What Is The SBA Office Of Hearings And Appeals (OHA) And What Is Their Jurisdictional Power? CollapseThe Office of Hearings and Appeals (OHA) is an independent office of the Small Business Administration (SBA) established in 1983 to provide an independent, quasi-judicial appeal of certain SBA program decisions.The SBA OHA has authority to conduct proceedings in the following cases:Collection of debts owed to SBA and the United States under the Debt Collection Act of 1982, the Debt Collection Improvement Act of 1996, and part 140 of the aforesaid chapter;(t) Any other hearing, determination, or appeal proceeding referred to OHA by the Administrator of SBA, either through an SOP, Directive, Procedural Notice, or individual request by the Administrator to the SBA/OHA.The SBA OHA’s office is on the eighth floor of SBA headquarters above the Federal Center SW metro stop. Their office address is:409 Third Street, SW, Eighth FloorWashington, DC 20416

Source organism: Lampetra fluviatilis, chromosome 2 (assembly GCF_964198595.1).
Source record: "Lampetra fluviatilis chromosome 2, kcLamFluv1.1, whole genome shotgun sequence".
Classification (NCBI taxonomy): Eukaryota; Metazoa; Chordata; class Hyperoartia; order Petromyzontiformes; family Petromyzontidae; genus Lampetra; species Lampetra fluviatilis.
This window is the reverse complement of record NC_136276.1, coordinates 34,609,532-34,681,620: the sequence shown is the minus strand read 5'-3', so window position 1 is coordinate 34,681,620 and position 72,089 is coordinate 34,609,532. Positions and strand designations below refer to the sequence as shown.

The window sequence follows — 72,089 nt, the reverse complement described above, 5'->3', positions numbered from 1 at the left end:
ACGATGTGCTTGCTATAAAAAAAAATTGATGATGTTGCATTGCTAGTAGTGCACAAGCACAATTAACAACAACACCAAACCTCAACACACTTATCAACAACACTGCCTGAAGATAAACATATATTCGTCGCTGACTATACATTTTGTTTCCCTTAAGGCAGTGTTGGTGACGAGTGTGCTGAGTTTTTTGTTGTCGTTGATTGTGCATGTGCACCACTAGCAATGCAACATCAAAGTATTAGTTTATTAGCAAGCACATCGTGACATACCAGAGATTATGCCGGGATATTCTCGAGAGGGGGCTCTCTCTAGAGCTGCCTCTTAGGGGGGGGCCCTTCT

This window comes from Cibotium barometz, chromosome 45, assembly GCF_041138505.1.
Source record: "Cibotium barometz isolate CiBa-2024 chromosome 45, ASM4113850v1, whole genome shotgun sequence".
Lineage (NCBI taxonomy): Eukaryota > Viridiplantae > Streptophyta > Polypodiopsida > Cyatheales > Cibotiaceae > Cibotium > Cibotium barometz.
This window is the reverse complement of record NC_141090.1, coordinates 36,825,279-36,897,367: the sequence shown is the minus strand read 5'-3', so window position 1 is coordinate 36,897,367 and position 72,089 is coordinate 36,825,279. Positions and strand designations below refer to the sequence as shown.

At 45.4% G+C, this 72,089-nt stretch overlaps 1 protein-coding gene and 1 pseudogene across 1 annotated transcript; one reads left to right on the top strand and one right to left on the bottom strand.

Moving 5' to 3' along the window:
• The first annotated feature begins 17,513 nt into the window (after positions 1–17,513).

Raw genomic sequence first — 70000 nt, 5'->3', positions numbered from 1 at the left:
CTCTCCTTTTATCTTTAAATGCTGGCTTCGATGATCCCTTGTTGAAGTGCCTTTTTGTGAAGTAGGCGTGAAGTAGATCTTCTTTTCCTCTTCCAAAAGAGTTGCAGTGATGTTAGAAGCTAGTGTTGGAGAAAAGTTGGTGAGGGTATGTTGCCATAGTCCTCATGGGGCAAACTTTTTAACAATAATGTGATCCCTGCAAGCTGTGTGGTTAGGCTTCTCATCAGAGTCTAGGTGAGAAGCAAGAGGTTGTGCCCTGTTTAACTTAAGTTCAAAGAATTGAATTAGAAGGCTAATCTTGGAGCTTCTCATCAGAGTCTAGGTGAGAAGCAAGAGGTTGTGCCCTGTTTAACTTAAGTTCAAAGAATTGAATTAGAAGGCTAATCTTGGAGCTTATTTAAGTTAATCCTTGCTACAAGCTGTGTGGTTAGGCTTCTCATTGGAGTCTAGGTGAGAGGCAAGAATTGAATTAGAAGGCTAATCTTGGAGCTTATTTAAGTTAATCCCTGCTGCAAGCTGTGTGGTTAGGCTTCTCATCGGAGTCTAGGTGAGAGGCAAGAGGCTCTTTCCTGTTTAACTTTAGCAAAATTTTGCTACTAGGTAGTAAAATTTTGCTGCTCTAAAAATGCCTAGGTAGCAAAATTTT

Yes. The Agency Practice Act (5 U.S. Code Section 500 et seq.) specifically authorizes attorneys in good standing of the bar of the highest court of their State to represent you before the U.S. Small Business Administration, the U.S. Department of Treasury and the Bureau of Fiscal Service. However, if you decide to hire a non-attorney firm or consultant to handle your SBA matter before the aforesaid federal agencies, be advised that this non-attorney firm or consultant are in violation of the Federal Agency Practice Act, and cannot advise you on any legal issues. The problem we have with non-attorney representation for SBA matters in this industry is that we do not believe these non-attorneys have the legal authorization and ability to advise or counsel you on any interpretation of SBA administrative law (such as the SBA’s SOPs, the Code of Federal Regulations (CFRs), SBA OHA decisions, bankruptcy issues, federal/state statutory law or federal case law). In addition, many of these non-attorney representatives are neither affiliate members of NADCO, NAGGL (SBA trade associations) nor authorized to practice before the Department of Treasury pursuant to the Agency Practice Act and Circular 230. Finally, in the event that you need to appeal your case to the SBA Office of Hearings and Appeals in connection with your SBA debt or any adverse decision that may be considered an abuse of discretion, the non-attorney representatives will NOT be able to cite to legal precedent or argue applicable law before the SBA’s Administrative Law Judge (ALJ) as any attempt on their part would arguably be the unauthorized practice of law, and would be useless since these non-attorneys wouldn’t have any clue as to how to proceed with representing your interests in this special forum as these individuals do not have the education, training or experience to administratively litigate your case and protect your interests.